Geneva, 20 May 2015 (PAHO/WHO). Today at the World Health Assembly in Geneva, Switzerland, which ends on May 26, the Member States of the World Health Organization (WHO) agreed on a new global malaria strategy to be implemented between now and 2030. The Organization's 2016-2017 budget was also approved.
The global malaria strategy aims to reduce the global burden of disease by 40% by 2020, and by at least 90% by 2030. It also aims to eliminate malaria in at least 35 new countries by 2030.
Between 2000 and 2013, the global malaria mortality rate dropped by 47%. A major expansion of the WHO-recommended core package of measures — vector control, chemoprevention, diagnostic testing and treatment — has proved both cost effective and efficient. Nevertheless, millions of people are still unable to access malaria prevention and treatment, and most cases and deaths continue to go unrecorded and unreported. In 2013, malaria killed an estimated 584,000 people.
There were 430,000 confirmed cases of malaria in the Americas in 2013, and 82 recorded deaths. Mortality from malaria was reduced by 78% between 2000 and 2013, while the total number of confirmed cases was reduced by 64%. Eighteen of the 21 countries of the Region with endemic malaria are anticipating a 75% reduction in incidence rates for 2015.
The new WHO-approved strategy aims to build on recent successes to radically reduce this figure. Developed in close consultation with endemic countries and partners, the strategy provides a comprehensive framework so countries can develop tailored programs that will sustain and accelerate progress towards malaria elimination.
It comprises three key elements: ensuring universal access to malaria prevention, diagnosis, and treatment; accelerating efforts towards elimination and attainment of malaria-free status; and strengthening malaria surveillance. The approved strategy emphasizes the importance of innovation and research, and the critical need for political commitment, sustainable financing, strong health systems, and collaboration across different sectors.
Member States also approved WHO's proposed Program Budget for 2016-17. The US$4.4 billion budget includes a US$236 million increase over the 2014-15 program budget to meet the countries' needs; leverage the experience gained during the Ebola outbreak; address emerging priorities such as antimicrobial resistance, health and the environment, malaria and viral hepatitis; and implement resolutions passed by the Assembly and WHO's Regional Committees. Additional funds will also be used to further strengthen transparency, improve risk management, and enhance accountability.
Issues including Ebola, antimicrobial resistance, and the global vaccine plan are still pending discussion by the working committees of the World Health Assembly, which concludes its sessions the next week.
Ministers of the Americas in the plenary
In the meantime, ministers and delegates of the Americas addressed the plenary of the World Health Assembly regarding the need to ensure that every country has a solid health system ready to face any adversity. They made reference to the lessons learned during the Ebola outbreak and highlighted the Region's achievements with respect to the resiliency of health systems.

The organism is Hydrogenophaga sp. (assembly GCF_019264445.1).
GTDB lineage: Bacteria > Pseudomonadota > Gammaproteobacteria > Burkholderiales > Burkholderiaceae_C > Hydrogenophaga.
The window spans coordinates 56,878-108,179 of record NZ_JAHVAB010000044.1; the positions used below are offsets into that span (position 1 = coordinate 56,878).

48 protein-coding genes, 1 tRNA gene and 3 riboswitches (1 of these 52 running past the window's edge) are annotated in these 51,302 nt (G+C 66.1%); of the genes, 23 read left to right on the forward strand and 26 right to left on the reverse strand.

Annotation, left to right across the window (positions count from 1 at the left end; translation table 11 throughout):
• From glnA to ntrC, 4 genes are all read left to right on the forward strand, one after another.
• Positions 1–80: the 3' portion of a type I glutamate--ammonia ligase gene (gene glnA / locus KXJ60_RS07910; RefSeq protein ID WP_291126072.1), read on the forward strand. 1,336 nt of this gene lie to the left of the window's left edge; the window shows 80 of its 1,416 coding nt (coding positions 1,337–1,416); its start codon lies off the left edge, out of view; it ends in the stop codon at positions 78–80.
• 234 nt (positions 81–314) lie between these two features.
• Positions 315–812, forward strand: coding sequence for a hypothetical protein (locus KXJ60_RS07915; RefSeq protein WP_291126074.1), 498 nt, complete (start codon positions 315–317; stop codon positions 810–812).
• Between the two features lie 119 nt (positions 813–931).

Representatives of 21 countries of the Region spoke before the plenary to share their perspectives, which included considerations on the recent introduction of the chikungunya virus into the Region, reforms to advance universal healthcare access and coverage, concern over the cost of drugs and certain vaccines, thoughts on the availability of human resources for healthcare, and praise for the Americas for having eliminated rubella.
For more information:
— Ministers of the Americas share experiences and proposals for strengthening health systems
— Representatives of the Americas examine regional and global health challenges and achievements
Delegations participate in side events
Additionally, various technical sessions were held parallel to the plenary. In one of them, the lessons learned during Ebola outbreak in West Africa were shared. Another, held on May 20, examined climate change and its impact on human health as a topic to be included in the discussions that will take place in Paris during the next Conference of the Parties to the United Nations Framework Convention on Climate Change.
The delegations of the Americas were also active in organizing events on more varied health issues. Colombia, Guatemala, Mexico, and Uruguay cosponsored an event on approaching drug problems from a public health perspective in which former UN Secretary General Kofi Annan took part. Brazil also called a meeting to discuss advances made with regard to road safety in light of a high-level international conference that will be held in that country at the end of the year. In addition, Haiti participated in the organization of an event on health during emergencies and health worker safety.
For more information on these events:
— Panel discusses lessons learned and measures to be taken to contain the Ebola outbreak
— Countries of the Americas promote public health approach to drug problem